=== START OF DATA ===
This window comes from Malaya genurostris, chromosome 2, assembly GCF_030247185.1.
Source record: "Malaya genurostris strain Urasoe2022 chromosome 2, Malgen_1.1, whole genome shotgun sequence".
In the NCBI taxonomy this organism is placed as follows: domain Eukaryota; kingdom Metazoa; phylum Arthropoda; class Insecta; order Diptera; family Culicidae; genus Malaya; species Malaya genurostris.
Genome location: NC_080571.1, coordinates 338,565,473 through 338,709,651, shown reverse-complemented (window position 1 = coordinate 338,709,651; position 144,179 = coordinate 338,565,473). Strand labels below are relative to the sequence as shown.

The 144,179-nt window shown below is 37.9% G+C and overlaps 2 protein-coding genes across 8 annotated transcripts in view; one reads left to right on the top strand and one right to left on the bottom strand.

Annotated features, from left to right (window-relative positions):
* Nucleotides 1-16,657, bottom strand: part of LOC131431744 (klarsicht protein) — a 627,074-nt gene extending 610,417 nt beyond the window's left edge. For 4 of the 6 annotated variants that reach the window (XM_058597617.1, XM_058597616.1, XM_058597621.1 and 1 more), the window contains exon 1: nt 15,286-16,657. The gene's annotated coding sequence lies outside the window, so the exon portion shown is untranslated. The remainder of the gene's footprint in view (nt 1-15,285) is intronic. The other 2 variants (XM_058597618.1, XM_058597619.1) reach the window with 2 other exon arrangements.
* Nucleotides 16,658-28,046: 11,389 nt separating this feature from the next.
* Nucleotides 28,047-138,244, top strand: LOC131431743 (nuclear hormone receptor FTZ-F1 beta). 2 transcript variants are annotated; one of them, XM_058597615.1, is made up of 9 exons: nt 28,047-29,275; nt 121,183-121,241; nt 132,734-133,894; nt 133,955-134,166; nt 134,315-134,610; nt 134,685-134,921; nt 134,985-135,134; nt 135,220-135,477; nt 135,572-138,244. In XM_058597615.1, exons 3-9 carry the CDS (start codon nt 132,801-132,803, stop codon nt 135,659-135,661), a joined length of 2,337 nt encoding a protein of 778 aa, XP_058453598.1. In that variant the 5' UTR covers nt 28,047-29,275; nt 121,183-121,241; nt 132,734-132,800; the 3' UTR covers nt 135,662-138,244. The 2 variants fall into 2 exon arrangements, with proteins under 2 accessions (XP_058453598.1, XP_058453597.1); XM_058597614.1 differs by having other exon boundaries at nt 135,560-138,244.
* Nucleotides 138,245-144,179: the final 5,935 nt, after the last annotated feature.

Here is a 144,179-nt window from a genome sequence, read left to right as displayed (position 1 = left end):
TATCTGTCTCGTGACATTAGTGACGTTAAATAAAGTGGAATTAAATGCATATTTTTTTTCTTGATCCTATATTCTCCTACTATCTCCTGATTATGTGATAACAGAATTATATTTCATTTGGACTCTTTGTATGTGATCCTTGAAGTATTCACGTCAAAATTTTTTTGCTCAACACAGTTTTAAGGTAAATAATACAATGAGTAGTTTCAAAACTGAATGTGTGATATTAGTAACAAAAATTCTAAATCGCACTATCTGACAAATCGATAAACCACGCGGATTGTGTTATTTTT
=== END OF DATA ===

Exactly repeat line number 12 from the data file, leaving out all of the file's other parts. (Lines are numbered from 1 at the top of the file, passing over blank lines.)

TATCTGTCTCGTGACATTAGTGACGTTAAATAAAGTGGAATTAAATGCATATTTTTTTTCTTGATCCTATATTCTCCTACTATCTCCTGATTATGTGATAACAGAATTATATTTCATTTGGACTCTTTGTATGTGATCCTTGAAGTATTCACGTCAAAATTTTTTTGCTCAACACAGTTTTAAGGTAAATAATACAATGAGTAGTTTCAAAACTGAATGTGTGATATTAGTAACAAAAATTCTAAATCGCACTATCTGACAAATCGATAAACCACGCGGATTGTGTTATTTTT